For example - a case was traced where an infected migrant worker returned to the Phuc province from Wuhan in China. Vietnam imposed a 21-day quarantine in the entire province. In late January, the government started quarantine facilities for patients as well as suspected citizens exposed to Covid-19. The facilities are staffed by a combination of government employees and volunteers, often university students.
Although India is no winner in managing Covid-19, they still used some good strategies and some of them are easily implementable in Bangladesh too. The lockdown policy in India was appreciated by the international media during the early days of the outbreak.
On March 22, the Indian government declared a Janata Curfew / Public Curfew followed by a total lockdown. The Janata Curfew was billed as a pro-people decision - by the people - for the people - from the people.
A 24/7 drone aerial surveillance was a significant and important step by the Delhi police. The patrolling police rushed to wherever the drone spotted a crowd or public transportation in the lockdown. Chandigarh police created the e-beat book app to keep a database of quarantined citizens, border checking, facial recognition-based monitoring and locating nearby pharmacies.
The Chandigarh stadium was converted into mass jail for lockdown breakers with makeshift tents with 5 feet distance in between. The local fields were utilised to restrain captured vehicle for breaking lockdown laws and the owners had to pay 5,000 to 20,000 rupees to get back the vehicles.
Also, Thailand had compulsory isolation at a government quarantine facility for travellers entering Thailand. The government turned the Royal Thai Air Force Flight Training School into isolation centres.
This is the point where Bangladesh appeared to be the weakest. Instead of a nationwide lockdown, a country-wide "general holiday" was declared for two weeks from 26 March 2020, which was later extended until May 30 2020.
The holidays initially gave people the scope to visit tourist spots and native villages. Later, the government banned public vehicle movement all over Bangladesh, which was a great decision. But during the lockdown, ready-made garment industry owners announced the reopening of factories which drove thousands of workers to rush back to the capital.
The workers then had to return under vicious circumstances - hiding inside shipping containers and water drums. The same incident was repeated on 26 April 2020, several days before the scheduled end of the restrictions.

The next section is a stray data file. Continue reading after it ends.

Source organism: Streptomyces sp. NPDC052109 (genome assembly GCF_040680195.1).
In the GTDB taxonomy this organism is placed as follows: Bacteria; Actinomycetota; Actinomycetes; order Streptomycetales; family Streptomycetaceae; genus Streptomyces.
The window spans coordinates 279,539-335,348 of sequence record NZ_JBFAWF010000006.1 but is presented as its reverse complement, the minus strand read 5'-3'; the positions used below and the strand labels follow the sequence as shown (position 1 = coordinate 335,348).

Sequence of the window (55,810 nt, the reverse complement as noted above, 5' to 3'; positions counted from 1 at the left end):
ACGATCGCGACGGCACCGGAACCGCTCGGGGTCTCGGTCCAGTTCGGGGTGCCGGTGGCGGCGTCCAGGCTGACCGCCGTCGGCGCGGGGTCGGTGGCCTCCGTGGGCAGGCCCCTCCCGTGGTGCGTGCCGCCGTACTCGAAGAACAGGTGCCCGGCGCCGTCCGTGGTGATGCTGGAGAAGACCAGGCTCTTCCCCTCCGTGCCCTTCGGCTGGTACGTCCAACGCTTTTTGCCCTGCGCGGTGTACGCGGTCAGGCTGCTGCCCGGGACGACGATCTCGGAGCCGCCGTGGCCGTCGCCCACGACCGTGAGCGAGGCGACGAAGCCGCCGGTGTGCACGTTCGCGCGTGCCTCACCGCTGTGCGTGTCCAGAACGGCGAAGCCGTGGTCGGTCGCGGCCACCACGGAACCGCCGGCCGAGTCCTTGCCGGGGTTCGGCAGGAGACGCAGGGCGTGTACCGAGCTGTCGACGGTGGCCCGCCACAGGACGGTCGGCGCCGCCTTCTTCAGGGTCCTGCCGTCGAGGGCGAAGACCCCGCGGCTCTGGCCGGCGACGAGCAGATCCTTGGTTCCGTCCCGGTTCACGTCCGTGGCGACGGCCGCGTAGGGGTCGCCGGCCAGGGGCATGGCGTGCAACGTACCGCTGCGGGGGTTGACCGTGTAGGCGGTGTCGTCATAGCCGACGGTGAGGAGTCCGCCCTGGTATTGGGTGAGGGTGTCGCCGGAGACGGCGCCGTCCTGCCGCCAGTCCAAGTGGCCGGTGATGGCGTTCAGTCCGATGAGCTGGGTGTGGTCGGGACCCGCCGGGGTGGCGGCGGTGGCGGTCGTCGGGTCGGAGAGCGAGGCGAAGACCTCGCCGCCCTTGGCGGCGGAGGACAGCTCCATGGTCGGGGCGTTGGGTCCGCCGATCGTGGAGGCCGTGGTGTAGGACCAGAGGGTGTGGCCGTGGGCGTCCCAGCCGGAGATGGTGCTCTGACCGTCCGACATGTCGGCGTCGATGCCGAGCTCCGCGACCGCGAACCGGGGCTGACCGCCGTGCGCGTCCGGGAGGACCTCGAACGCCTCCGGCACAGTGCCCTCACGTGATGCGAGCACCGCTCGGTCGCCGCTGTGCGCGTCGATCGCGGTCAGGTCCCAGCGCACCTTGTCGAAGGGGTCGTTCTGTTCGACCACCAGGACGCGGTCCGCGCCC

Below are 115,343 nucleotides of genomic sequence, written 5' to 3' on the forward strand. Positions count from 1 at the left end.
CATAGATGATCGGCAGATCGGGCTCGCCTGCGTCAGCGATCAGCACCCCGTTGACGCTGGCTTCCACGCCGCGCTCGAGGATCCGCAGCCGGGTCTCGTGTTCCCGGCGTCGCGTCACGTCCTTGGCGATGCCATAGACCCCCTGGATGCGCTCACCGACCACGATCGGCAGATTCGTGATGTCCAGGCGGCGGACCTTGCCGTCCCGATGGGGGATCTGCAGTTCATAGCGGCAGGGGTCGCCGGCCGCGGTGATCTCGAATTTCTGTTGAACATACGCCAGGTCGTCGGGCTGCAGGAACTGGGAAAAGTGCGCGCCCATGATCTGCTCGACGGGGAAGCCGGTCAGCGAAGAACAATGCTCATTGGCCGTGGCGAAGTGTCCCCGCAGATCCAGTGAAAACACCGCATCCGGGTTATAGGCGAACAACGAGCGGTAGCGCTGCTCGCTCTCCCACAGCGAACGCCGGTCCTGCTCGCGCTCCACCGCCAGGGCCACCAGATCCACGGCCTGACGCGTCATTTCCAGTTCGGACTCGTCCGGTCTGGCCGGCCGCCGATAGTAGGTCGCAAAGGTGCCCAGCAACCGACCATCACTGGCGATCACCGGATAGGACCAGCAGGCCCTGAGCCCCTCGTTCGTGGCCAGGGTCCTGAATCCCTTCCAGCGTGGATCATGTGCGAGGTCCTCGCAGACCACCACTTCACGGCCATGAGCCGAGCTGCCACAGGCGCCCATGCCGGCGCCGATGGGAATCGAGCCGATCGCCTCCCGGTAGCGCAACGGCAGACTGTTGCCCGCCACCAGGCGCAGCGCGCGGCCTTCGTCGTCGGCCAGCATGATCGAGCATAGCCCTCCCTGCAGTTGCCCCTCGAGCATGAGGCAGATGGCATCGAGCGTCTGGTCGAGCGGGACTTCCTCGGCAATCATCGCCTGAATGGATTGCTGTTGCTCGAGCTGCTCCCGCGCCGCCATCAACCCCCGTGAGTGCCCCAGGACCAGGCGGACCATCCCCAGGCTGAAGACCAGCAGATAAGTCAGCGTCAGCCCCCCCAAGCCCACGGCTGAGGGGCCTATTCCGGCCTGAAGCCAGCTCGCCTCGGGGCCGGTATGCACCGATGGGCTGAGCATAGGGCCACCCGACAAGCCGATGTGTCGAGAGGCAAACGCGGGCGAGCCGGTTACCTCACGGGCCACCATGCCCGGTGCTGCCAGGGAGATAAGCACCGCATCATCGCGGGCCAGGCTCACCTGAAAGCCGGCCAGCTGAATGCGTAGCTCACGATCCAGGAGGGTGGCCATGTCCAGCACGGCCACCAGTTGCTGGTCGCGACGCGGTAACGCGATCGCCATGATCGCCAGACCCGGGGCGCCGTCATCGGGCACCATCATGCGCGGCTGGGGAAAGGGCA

In June, Dhaka was divided into red, green and yellow zones – which was faulty as the people in high-risk red zones had to attend offices in other areas and vice versa. Eid Holidays and withdrawn impositions on public transport gave rise to public gatherings and the Covid-19 curve moved abruptly upwards.
From the above discussion, we can easily point out the strategies to replicate in Bangladesh. We do not have any more lockdown announcements now, roads are clogged with traffic and shopping malls are crowded. We are adopting to the new normal.
One good example which other countries like Brazil, USA can emulate from Bangladesh is, engaging the local volunteers to provide 24/7 service for people who were stuck in the lockdown area. A very good initiative by the government was taken recently when the authorities said that using a mask at a public place is mandatory for all and shall be an offence if the directive is not followed.
Increasing quarantine/isolation centres with better facilities is necessary so that people do not get scared and find excuses not to report. We can also utilise local fields and schools as quarantine facilities. We can also utilise Vietnam's propaganda and publish the exact scenario of deaths due to Covid-19. This will have an operative reaction on the public.
With proper tactics and wiser decisions, it will be easier to control the madness of this virus. As said earlier, we can be victors too! Where there is dark cloud, there is an obvious silver lining of hope.
Ishrat Binte Rouf is Communication Manager of Gen Lab, working in different socio-development projects with EU, UNDP and embassies.